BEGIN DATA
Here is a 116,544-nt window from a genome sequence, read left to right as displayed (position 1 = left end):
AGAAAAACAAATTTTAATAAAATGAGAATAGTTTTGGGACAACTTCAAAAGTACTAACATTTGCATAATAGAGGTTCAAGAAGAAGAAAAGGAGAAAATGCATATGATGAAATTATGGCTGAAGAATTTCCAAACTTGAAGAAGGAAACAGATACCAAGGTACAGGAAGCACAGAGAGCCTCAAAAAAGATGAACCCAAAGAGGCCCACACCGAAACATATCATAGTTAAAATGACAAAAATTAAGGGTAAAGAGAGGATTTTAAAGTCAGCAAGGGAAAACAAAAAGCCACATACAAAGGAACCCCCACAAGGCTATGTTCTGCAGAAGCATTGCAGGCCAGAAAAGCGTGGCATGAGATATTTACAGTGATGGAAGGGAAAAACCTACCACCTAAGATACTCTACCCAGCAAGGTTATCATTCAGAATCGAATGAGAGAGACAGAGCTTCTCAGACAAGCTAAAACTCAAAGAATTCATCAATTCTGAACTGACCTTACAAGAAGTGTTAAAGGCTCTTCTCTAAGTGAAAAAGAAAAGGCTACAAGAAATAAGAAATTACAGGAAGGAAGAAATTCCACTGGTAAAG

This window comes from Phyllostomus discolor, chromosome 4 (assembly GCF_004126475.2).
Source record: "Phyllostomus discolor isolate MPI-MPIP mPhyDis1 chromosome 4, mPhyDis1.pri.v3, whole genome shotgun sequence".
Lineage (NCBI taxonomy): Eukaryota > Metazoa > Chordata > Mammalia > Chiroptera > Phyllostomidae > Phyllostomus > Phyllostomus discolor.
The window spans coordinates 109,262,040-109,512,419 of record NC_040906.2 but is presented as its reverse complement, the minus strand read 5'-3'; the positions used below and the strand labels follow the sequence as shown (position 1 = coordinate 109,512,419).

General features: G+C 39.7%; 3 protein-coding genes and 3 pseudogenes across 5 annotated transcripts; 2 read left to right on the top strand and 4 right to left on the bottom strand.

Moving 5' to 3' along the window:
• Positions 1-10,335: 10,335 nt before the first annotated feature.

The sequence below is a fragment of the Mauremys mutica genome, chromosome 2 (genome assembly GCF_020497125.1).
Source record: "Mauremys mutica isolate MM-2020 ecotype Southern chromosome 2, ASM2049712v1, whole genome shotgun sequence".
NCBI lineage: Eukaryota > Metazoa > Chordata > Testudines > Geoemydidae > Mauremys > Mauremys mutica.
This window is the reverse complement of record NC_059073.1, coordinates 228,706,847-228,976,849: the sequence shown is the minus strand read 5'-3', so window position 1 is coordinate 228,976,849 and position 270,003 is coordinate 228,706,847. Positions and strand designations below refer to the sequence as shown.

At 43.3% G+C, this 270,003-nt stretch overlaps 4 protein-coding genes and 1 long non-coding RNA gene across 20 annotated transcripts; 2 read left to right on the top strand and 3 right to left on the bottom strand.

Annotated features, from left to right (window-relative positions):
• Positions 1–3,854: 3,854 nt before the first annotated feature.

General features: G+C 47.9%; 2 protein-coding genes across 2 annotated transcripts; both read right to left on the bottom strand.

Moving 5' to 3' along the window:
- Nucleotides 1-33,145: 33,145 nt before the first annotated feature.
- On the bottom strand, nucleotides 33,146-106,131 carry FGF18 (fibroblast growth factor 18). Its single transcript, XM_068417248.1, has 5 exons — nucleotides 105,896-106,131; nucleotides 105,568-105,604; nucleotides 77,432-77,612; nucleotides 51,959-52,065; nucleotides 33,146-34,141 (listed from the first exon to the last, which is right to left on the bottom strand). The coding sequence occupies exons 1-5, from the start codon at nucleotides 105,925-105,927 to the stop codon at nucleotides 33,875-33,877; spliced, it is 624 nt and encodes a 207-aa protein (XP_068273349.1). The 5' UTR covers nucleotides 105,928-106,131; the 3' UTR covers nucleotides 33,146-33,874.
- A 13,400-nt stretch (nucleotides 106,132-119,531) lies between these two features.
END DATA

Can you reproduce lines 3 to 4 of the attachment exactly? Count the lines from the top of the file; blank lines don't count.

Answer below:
This window comes from Phyllostomus discolor, chromosome 4 (assembly GCF_004126475.2).
Source record: "Phyllostomus discolor isolate MPI-MPIP mPhyDis1 chromosome 4, mPhyDis1.pri.v3, whole genome shotgun sequence".